DuPont Loses Bellwether C8 Teflon Case

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Professor David Freeman, Chair of Petroleum Engineering at Marietta College, has been awarded $5.1 million in a lawsuit against DuPont, which he blames for his testicular cancer.

A jury of four women and three men in the U.S. District Court in Columbus agreed with him, and said the company acted with malice because it dumped water containing what it calls C8 (perfluorooctanoic acid, or PFOA) into the Ohio River from its Washington Works plant near Parkersburg, West Virginia.

C8 has been in use since the 1940s and was used in making non-stick surfaces such as Teflon (though it isn't in the final product). Common in the environment by now, it can be detected in the parts per trillion range in 98 percent of the public. Yet environmental cancers have declined, not increased, so Dupont was using that to defend itself against the charges. The company began to voluntarily phase out C8 last year, but some 3,500 other plaintiffs are lined up to contend it caused their illnesses, including kidney cancer, ulcerative colitis and, strangely, high cholesterol. One study also linked it to arthritis, though the evidence was weak and it lacked a biological hypothesis.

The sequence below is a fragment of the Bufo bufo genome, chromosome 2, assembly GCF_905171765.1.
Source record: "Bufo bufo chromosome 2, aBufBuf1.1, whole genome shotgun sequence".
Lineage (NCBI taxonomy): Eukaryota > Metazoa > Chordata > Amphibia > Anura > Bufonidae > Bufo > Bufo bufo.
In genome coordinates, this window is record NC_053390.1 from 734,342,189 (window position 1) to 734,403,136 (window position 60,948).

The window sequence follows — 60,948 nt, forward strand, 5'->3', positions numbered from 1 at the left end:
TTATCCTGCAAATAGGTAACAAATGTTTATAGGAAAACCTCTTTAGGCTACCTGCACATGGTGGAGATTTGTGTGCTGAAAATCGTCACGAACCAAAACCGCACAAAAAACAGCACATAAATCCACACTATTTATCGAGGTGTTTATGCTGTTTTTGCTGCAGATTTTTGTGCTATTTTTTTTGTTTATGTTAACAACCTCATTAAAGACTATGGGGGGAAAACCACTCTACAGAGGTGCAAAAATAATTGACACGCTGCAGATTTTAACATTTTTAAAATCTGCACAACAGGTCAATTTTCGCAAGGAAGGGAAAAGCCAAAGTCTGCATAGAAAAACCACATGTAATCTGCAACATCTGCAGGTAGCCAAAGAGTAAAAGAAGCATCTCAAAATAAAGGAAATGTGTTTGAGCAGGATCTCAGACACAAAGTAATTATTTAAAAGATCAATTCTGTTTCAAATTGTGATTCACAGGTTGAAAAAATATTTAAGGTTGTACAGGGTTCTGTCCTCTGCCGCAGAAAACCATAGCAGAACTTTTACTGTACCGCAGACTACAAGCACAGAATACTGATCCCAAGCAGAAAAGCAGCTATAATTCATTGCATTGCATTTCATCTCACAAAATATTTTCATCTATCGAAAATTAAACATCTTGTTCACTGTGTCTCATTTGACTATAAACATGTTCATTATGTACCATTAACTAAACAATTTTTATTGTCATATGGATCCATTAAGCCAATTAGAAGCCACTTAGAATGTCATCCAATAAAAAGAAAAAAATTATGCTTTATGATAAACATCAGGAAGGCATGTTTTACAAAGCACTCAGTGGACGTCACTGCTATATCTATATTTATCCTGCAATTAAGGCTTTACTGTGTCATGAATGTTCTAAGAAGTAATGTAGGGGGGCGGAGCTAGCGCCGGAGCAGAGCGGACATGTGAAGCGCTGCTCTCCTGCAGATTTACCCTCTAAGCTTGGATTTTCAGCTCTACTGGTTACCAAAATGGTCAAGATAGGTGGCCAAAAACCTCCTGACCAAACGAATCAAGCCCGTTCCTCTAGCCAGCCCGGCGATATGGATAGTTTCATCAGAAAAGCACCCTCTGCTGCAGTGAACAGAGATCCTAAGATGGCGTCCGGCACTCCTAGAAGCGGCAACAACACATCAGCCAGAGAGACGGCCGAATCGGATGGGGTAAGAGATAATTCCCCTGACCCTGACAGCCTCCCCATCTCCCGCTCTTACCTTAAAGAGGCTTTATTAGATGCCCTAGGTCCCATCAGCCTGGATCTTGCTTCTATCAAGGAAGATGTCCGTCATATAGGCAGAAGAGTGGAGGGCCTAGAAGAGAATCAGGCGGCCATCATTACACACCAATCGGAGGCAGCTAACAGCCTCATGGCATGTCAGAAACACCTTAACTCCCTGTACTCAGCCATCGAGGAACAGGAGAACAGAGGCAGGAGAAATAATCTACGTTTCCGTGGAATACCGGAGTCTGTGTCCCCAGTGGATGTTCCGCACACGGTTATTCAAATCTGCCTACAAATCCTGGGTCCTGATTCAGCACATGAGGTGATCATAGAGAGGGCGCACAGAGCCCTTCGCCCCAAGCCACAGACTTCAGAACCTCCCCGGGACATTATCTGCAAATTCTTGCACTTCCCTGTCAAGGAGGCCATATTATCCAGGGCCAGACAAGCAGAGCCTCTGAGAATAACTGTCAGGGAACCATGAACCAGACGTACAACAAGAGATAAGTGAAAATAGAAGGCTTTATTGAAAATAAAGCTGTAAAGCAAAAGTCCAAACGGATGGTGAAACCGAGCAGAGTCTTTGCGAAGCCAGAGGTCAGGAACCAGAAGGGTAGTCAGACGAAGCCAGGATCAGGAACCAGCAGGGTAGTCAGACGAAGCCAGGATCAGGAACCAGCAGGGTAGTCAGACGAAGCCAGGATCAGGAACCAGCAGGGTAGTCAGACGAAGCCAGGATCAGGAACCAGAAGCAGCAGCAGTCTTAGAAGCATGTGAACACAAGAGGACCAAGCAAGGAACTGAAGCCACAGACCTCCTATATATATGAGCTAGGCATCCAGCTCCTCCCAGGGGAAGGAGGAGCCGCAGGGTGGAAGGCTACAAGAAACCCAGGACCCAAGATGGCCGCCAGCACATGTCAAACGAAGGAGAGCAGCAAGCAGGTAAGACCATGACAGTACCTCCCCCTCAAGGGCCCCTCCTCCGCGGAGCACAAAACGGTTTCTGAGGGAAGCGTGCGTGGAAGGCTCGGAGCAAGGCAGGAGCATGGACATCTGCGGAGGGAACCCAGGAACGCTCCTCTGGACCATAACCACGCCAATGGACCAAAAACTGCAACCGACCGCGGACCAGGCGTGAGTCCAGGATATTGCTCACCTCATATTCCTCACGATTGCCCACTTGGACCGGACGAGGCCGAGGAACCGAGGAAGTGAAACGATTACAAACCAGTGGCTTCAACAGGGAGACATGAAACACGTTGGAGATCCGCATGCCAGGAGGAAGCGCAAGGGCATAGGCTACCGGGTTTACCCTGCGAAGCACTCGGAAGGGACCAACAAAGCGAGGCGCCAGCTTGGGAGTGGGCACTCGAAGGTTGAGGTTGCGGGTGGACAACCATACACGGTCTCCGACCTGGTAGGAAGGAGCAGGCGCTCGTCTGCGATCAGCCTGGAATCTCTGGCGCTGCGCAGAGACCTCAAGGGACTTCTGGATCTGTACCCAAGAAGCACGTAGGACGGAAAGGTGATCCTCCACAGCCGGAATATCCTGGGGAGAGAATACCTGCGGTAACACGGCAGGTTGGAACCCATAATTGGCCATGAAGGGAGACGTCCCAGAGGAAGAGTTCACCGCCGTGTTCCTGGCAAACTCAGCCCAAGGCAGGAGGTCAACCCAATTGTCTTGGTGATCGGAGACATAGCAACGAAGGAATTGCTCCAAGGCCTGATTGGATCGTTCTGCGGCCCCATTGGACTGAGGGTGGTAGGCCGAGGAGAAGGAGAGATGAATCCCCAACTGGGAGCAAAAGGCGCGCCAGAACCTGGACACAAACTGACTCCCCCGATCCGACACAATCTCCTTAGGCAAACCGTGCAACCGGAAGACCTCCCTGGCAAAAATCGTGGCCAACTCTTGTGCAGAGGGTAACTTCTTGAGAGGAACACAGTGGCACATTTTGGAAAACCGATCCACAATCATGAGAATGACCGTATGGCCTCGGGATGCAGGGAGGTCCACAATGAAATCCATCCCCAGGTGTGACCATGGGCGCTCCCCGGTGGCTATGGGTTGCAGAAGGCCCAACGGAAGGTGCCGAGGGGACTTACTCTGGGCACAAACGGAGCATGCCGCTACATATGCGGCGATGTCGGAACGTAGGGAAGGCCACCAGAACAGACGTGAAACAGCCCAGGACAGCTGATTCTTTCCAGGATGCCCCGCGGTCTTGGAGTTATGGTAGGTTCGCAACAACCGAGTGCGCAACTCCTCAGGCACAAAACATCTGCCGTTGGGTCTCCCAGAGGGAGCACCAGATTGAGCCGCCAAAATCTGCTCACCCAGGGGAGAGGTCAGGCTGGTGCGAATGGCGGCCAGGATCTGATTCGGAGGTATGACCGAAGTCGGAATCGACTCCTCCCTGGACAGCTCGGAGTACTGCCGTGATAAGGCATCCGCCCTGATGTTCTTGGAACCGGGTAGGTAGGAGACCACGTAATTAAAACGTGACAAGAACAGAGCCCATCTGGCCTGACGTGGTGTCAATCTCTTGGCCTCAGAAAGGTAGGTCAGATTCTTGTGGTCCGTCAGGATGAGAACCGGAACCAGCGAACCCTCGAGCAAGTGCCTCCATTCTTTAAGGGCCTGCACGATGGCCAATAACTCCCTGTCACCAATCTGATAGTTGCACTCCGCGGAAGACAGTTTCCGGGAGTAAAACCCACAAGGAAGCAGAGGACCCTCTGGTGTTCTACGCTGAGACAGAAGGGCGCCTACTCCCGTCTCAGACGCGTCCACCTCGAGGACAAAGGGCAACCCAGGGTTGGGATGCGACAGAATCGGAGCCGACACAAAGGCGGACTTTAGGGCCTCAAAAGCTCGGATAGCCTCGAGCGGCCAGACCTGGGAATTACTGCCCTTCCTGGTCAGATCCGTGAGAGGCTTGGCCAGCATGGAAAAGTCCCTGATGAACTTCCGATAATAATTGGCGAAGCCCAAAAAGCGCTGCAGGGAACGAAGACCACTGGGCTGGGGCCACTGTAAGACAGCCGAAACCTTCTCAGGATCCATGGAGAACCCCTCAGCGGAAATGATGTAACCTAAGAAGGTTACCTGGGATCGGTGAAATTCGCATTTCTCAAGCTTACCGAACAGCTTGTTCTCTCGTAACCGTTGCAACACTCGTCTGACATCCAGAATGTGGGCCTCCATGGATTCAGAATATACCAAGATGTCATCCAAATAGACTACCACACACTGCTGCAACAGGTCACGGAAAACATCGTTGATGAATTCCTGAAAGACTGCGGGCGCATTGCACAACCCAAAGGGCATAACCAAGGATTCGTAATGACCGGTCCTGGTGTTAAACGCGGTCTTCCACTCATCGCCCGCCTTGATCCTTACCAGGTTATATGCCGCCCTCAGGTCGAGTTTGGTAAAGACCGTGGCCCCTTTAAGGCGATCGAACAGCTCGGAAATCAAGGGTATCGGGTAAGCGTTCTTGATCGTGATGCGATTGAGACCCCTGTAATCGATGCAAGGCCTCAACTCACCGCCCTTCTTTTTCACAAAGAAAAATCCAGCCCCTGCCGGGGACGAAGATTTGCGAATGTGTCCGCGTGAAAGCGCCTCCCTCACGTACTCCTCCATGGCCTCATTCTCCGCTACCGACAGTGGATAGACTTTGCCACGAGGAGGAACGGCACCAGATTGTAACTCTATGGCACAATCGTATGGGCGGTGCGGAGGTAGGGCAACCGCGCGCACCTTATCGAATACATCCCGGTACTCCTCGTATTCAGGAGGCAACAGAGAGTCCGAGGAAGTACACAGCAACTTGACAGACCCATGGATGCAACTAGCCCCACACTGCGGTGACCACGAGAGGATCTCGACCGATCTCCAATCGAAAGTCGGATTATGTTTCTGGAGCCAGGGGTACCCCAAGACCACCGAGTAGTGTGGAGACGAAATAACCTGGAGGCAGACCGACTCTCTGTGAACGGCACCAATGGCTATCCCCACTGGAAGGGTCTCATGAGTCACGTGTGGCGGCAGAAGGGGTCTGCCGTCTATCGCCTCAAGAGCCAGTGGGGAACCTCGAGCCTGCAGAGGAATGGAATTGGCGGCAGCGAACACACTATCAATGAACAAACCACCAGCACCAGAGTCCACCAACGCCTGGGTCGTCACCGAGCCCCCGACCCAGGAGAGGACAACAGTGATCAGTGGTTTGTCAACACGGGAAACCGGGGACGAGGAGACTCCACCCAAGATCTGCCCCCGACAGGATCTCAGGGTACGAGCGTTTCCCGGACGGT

In very high doses, PFOA has caused harmful effects in laboratory animals but the levels found in humans are orders of magnitude below the safe threshold, and the company showed it consistently monitored exposure so that it remained well below those levels.

A 2005 report from the American Council on Science and Health also found “no likely risk to human health associated with the levels of PFOA (perfluorooctanoic acid) to which the general public is exposed.” Still, jury cases are not decided by science, they are decided by emotion. And so this judgment is good news for attorneys because it was one of the six "bellwether" cases DuPont was defending. Of the six, one was thrown out, three were settled and last October a woman won a $1.6 million award for successfully convincing a jury C8 caused her kidney cancer.

Professor Freeman had surgery, still runs competitive races and continues teaching, but his attorneys are expected to ask for punitive damages due to psychological worry his cancer will return, and they will contend that the company knew C8 could be a possible carcinogen.